What's the buzz

What's the buzz

Early daycare leads to smarter teens

Teenagers who receive better child care during early years fair slightly higher on measures of academic and cognitive achievement compared to their counterparts who don’t, a new research indicates.

A long-running study funded by the National Institutes of Health shows that teens who had spent the most hours in child care in their first four and a half years reported a slightly greater tendency toward impulsiveness and risk-taking at 15 than did peers who spent less time in child care.

The study is the first to track children for a full decade after they left childcare.

“Previous findings from the study indicate that parents appear to have far more influence on their child’s growth and development than the type of child care they receive,” said James A Griffin, deputy chief of the Child Development and Behaviour Branch, at the Eunice Kennedy Shriver National Institute of Child Health and Human Development, the NIH institute that funded the study. “The current findings reveal that the modest association between early child care and subsequent academic achievement and Behaviour seen in earlier study findings persists through childhood and into the teen years.”

Asthma patients must keep away from high-fat meals

Asthma patients should keep their hands away from heavy, high-fat meals, suggests a new study.

People with asthma who consumed a high-fat meal showed increased airway inflammation just hours after the binge, according to Australian researchers who conducted the study.

The high fat meal also appeared to inhibit the response to the asthma reliever medication Ventolin (albuterol).

“Subjects who had consumed the high-fat meal had an increase in airway neutrophils and TLR4 mRNA gene expression from sputum cells, that didn’t occur following the low fat meal. The high fat meal impaired the asthmatic response to albuterol. In subjects who had consumed a high fat meal, the post-albuterol improvement in lung function at three and four hours was suppressed,” said Dr Lisa Wood, research fellow of the University of Newcastle.

Asthma prevalence has increased dramatically in western countries in recent decades, which indicates that environmental factors such as dietary intake may play a role in the onset and development of the disease.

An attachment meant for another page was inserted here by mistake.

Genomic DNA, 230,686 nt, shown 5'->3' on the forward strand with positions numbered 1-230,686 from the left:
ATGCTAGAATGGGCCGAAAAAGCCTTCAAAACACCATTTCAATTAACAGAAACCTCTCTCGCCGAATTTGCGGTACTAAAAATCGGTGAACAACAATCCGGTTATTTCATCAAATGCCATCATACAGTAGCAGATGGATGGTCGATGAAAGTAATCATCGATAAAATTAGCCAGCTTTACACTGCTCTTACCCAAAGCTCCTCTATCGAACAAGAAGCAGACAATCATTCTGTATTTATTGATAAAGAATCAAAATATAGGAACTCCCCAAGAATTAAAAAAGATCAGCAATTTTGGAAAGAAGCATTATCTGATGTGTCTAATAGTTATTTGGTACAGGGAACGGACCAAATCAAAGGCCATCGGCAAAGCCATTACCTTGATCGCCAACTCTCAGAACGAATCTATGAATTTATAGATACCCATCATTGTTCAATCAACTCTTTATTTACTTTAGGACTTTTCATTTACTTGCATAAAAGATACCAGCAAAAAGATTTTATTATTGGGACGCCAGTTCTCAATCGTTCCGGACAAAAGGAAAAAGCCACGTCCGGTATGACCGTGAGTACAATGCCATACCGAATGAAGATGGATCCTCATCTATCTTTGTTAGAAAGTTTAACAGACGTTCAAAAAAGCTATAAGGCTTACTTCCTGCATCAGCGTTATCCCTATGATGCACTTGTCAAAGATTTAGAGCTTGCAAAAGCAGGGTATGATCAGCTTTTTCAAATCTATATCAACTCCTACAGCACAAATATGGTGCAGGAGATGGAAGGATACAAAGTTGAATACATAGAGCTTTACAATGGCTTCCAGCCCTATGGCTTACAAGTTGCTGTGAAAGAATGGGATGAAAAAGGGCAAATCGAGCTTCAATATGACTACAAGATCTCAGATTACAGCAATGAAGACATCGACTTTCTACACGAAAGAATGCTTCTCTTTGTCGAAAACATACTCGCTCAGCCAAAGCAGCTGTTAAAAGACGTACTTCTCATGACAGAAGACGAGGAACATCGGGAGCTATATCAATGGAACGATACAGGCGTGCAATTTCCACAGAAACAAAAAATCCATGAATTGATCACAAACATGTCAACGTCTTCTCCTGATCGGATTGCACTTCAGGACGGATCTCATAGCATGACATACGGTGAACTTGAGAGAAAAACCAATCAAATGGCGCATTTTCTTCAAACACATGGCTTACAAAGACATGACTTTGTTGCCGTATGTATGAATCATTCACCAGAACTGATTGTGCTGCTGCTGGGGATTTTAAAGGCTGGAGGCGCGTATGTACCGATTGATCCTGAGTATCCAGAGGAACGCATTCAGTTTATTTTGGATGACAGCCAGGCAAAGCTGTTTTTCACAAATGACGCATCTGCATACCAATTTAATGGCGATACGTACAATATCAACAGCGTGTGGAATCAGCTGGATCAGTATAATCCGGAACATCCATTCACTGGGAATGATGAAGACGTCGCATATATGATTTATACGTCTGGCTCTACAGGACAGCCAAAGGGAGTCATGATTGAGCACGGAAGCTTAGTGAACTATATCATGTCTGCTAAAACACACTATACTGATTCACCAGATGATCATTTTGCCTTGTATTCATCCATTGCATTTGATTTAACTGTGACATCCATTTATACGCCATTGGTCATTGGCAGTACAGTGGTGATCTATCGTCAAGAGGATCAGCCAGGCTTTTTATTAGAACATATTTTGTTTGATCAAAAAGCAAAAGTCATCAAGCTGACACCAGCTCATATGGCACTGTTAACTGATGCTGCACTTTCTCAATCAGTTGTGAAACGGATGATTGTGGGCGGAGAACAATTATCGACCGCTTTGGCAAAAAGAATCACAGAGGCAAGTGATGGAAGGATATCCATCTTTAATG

Westernised diets are known to be relatively higher in fat than more traditional diets.
High dietary fat intake has previously been shown to activate the immune response, leading to an increase in blood markers of inflammation.

However, the effect of a high fat meal on airway inflammation, which contributes to asthma, had not been investigated.

False diagnosis of TB in HIV patients is fatal

A new study conducted by researchers at University of California-San Francisco and Makerere University-Kampala has shown that HIV-infected patients who are falsely diagnosed as having tuberculosis (TB) have higher rates of mortality than those who are correctly diagnosed with the disease.

“Among HIV-infected persons with suspected TB, falsely diagnosing persons with TB was associated with increased mortality when compared with the group of patients who received the correct diagnosis,” said Robert Blount, UCSF’s School of Medicine.

The diagnosis of TB in HIV patients is particularly important, because of their increased susceptibility to the disease and the time that the standard sputum culture test takes to reveal results.

In this study, Dr Blount and his colleagues evaluated the outcomes of 600 HIV-infected patients who were treated at Mulago Hospital in Kampala, Uganda, including patients who were incorrectly diagnosed with tuberculosis following rapid testing.